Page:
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Snapshots #4
by Jilliana Ranicar-Breese

I have always loved the Irish. Ireland a green island of bards, poets and storytellers. A land of blarney and superstition.

I was getting bored in Fethiye, on the beautiful Turquoise Coast of Turkey. What to do and where to go to have a sane conversation with a fellow Brit? I was lonely, hungry for culture and stimulation. I was not into the Lycian ruins nor swimming off boats nor sunbathing. I was advised thus to go to a hangout for resident Brits called The Mulberry Tree in downtown Fethiye.

The cafe was empty except for a man minding his own business consuming a large portion of homemade lemon drizzle cake with a mug of tea. The starting point for a conversation it turned out. Tony Olin was Irish from the lovely city of Dublin.  We spoke fondly of Bewleys Coffee House and I told him about my 2 visits to his fair city. Having retired early he was living his dream with his wife, permanently residing on his 55 foot sailing boat drifted at will throughout the Mediterranean having left his thriving construction company to his 3 sons to live his final 20 years hopefully the life of Riley.

We spoke of cabbages and kings and like me, Tony was a storyteller and a well read poet. He reminisced about his poor background in Dublin but explained that in Ireland education is free and available to all. This led on to telling me about his next door neighbours, a very poor Hungarian immigrant starving family who spoke no English. He and his brother befriended the young Atilla Lorincz who today is Professor of Molecular Epidemiology getting a doctorate in genetics from Trinity College in Dublin. They are still in touch and the eminent Professor, now residing in America, never forgot his humble origins and faithful lifelong friends.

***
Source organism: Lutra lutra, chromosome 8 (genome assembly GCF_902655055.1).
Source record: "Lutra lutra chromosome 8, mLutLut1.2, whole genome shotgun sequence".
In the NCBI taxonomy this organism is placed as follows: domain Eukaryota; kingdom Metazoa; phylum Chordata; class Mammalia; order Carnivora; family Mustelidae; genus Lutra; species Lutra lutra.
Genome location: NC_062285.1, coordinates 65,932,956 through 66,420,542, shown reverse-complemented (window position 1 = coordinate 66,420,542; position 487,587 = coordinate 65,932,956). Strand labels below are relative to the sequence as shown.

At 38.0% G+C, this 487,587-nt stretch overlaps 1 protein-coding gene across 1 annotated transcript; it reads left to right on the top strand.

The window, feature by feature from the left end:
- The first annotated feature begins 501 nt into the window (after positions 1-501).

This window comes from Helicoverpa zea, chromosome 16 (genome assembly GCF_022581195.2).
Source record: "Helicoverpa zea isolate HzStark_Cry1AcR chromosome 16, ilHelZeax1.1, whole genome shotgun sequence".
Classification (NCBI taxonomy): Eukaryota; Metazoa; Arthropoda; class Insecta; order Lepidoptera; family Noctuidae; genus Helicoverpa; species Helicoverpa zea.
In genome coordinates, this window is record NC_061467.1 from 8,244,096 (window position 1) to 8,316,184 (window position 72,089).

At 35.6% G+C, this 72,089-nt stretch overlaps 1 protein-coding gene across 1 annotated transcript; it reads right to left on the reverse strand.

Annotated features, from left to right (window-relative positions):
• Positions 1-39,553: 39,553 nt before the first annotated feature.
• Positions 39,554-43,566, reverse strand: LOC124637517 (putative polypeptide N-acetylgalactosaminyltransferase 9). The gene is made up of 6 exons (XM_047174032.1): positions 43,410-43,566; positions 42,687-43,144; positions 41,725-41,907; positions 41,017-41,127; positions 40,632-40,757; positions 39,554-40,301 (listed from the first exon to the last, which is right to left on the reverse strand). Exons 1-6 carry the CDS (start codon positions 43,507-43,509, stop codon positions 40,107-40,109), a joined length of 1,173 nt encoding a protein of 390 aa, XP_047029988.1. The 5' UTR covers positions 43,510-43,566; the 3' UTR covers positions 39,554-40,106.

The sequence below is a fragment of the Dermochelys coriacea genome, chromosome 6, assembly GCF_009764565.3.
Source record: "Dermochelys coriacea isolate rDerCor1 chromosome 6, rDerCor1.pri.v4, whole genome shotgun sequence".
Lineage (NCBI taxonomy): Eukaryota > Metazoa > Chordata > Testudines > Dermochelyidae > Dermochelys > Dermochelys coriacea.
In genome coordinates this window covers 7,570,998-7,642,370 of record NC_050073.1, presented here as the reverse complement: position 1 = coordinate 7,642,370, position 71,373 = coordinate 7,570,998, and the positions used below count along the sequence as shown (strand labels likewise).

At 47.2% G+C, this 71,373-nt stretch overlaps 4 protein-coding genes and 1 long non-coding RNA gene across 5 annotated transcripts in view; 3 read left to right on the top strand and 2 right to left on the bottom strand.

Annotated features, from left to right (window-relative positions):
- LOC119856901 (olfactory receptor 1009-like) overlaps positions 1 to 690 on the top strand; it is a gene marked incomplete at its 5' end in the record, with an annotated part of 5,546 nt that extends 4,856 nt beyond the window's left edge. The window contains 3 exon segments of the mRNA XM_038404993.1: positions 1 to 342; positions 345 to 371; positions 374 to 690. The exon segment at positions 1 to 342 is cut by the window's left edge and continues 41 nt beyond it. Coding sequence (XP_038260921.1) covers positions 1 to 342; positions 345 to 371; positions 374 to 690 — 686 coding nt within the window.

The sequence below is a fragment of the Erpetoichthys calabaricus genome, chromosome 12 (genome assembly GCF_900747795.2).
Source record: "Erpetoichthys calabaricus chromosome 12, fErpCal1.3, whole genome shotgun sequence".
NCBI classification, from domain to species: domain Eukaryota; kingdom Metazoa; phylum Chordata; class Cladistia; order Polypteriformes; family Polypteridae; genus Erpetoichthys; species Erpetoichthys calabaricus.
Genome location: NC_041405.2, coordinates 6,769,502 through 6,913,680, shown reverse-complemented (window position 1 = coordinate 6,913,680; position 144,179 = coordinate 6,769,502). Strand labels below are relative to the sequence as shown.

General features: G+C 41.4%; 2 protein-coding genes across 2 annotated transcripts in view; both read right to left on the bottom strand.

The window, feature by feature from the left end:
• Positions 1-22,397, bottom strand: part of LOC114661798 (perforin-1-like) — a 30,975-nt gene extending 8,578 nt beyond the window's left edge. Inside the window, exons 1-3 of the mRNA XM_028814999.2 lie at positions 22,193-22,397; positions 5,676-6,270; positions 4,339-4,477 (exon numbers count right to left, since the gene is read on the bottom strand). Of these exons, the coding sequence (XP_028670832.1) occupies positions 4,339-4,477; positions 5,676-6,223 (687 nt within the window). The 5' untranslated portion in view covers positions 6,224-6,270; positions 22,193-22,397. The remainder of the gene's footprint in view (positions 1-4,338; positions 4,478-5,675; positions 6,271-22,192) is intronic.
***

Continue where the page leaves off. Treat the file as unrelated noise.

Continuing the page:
Into the art of conversation, Tony asked me about my Liverpudlian background confessing he had never been to our fair city. Surprisingly he asked me my maiden name. No one ever did but Tony, like myself, was into heritage and a people person. Surnames tell a lot about a person’s origins, religion and heritage. Levin I told him. Imperial Russian, The Pale Settlement, Jewish, I explained. Plenty of Levins in Dublin said he. What? Impossible. Levin is a pretty rare name. There was a Levin in Leo Tolstoy’s ‘Anna Karenina’, there was also Bernard Levin of literary fame and the American blockbuster author Ira Levin and American Mark Levin known for his quotes. Then he said there was an added ‘s’ so it was not the same name in my book. At that point the conversation switched, at his instigation, to the Jews of Dublin including the Jewish Murphy’s!

It was then he confessed his great grandfather was French Jewish from Northern Paris and called Pierre Olin, owner of Dublin’s famous Turkish Baths in Lincoln Place and Its Cafe de Paris within the ornate building circa 1861.

I was hooked because of my love for Ottoman culture and my interest and research in the Sephardic diaspora of 1492 ending up with the clever far sighted Caliph Bayezid II of the powerful Ottoman Empire inviting the elite displaced Spanish Sephardic Jews to Salonika and the capital of his Empire, Constantinople. The Sultan sent out the Ottoman navy to welcome the 150,000 Jews under the command of Admiral Kemal Reis to evacuate the Jews and save them from persecution allowing education, science and the arts to flourish throughout his vast in his Empire.

Tony then googled ‘Victorian Dublin Turkish Baths’ and I took a photo of him holding his mobile showing a black and white photo of the ornate building in Dublin. I glanced at the detailed text, thinking of my old childhood friend Sholem Wiseman from Liverpool and his dedicated obsessed historian brother-in-law, Schif, the authority on Turkish baths.

I had not thought about Sholem, his brother Joey who I had a crush on, nor Schif their brother-in-law since the 80s when I used to see him dashing around the London Ephemera Society fairs desperately sourcing material for his life’s work. I also thought about my dear cousin Vivian, who I was fond of, until her shyster lawyer husband Michael took us to the cleaners. Memories so long ago and far away.

 I thought about all those nostalgic Liverpool memories after Tony and I had said Adieu. After kindly paying for my PG Tips cuppa, Tony headed off on his bike into the endless blue of the Turquoise Coast. Gone forever but the Liverpool memories lingered on the screen of my mind frozen in time sitting in the Mulberry Tree cafe that Wednesday 4 July afternoon forgetting it was American Independence Day.

I decided to research the article Tony had shown me on google. It was by none other than by Malcom Shifrin, author of his renowned book on Victorian Turkish Baths!! A normal synchronistic episode in the life of Sultana Jilliana!

Written having a cuppa in the Mulberry Tree Cafe, Fethiye on 4th July, 2018.